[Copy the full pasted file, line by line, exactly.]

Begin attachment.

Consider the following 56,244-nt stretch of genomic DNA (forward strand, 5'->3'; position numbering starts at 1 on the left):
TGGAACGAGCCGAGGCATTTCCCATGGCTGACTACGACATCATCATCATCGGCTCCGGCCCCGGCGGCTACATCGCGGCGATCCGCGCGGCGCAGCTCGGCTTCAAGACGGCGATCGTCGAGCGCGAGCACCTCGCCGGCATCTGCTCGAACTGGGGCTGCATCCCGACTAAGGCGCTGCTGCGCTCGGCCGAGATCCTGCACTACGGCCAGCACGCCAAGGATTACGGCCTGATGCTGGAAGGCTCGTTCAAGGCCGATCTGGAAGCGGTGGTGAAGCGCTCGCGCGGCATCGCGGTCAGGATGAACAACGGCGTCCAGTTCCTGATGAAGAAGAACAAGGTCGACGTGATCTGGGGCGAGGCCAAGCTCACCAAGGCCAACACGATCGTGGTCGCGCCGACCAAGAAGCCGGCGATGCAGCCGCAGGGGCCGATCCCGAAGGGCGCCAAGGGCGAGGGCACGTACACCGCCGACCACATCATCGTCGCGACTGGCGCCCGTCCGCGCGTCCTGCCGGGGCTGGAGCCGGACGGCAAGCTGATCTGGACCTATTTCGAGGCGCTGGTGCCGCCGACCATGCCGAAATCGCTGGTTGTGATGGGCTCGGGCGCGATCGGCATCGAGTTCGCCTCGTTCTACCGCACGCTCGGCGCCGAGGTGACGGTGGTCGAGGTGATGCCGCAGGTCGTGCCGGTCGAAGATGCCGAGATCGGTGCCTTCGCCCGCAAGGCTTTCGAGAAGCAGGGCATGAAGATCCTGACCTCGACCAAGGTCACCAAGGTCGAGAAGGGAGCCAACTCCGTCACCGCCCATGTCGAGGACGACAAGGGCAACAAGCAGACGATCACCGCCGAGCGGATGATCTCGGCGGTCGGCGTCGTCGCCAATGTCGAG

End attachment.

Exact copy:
Consider the following 56,244-nt stretch of genomic DNA (forward strand, 5'->3'; position numbering starts at 1 on the left):
TGGAACGAGCCGAGGCATTTCCCATGGCTGACTACGACATCATCATCATCGGCTCCGGCCCCGGCGGCTACATCGCGGCGATCCGCGCGGCGCAGCTCGGCTTCAAGACGGCGATCGTCGAGCGCGAGCACCTCGCCGGCATCTGCTCGAACTGGGGCTGCATCCCGACTAAGGCGCTGCTGCGCTCGGCCGAGATCCTGCACTACGGCCAGCACGCCAAGGATTACGGCCTGATGCTGGAAGGCTCGTTCAAGGCCGATCTGGAAGCGGTGGTGAAGCGCTCGCGCGGCATCGCGGTCAGGATGAACAACGGCGTCCAGTTCCTGATGAAGAAGAACAAGGTCGACGTGATCTGGGGCGAGGCCAAGCTCACCAAGGCCAACACGATCGTGGTCGCGCCGACCAAGAAGCCGGCGATGCAGCCGCAGGGGCCGATCCCGAAGGGCGCCAAGGGCGAGGGCACGTACACCGCCGACCACATCATCGTCGCGACTGGCGCCCGTCCGCGCGTCCTGCCGGGGCTGGAGCCGGACGGCAAGCTGATCTGGACCTATTTCGAGGCGCTGGTGCCGCCGACCATGCCGAAATCGCTGGTTGTGATGGGCTCGGGCGCGATCGGCATCGAGTTCGCCTCGTTCTACCGCACGCTCGGCGCCGAGGTGACGGTGGTCGAGGTGATGCCGCAGGTCGTGCCGGTCGAAGATGCCGAGATCGGTGCCTTCGCCCGCAAGGCTTTCGAGAAGCAGGGCATGAAGATCCTGACCTCGACCAAGGTCACCAAGGTCGAGAAGGGAGCCAACTCCGTCACCGCCCATGTCGAGGACGACAAGGGCAACAAGCAGACGATCACCGCCGAGCGGATGATCTCGGCGGTCGGCGTCGTCGCCAATGTCGAG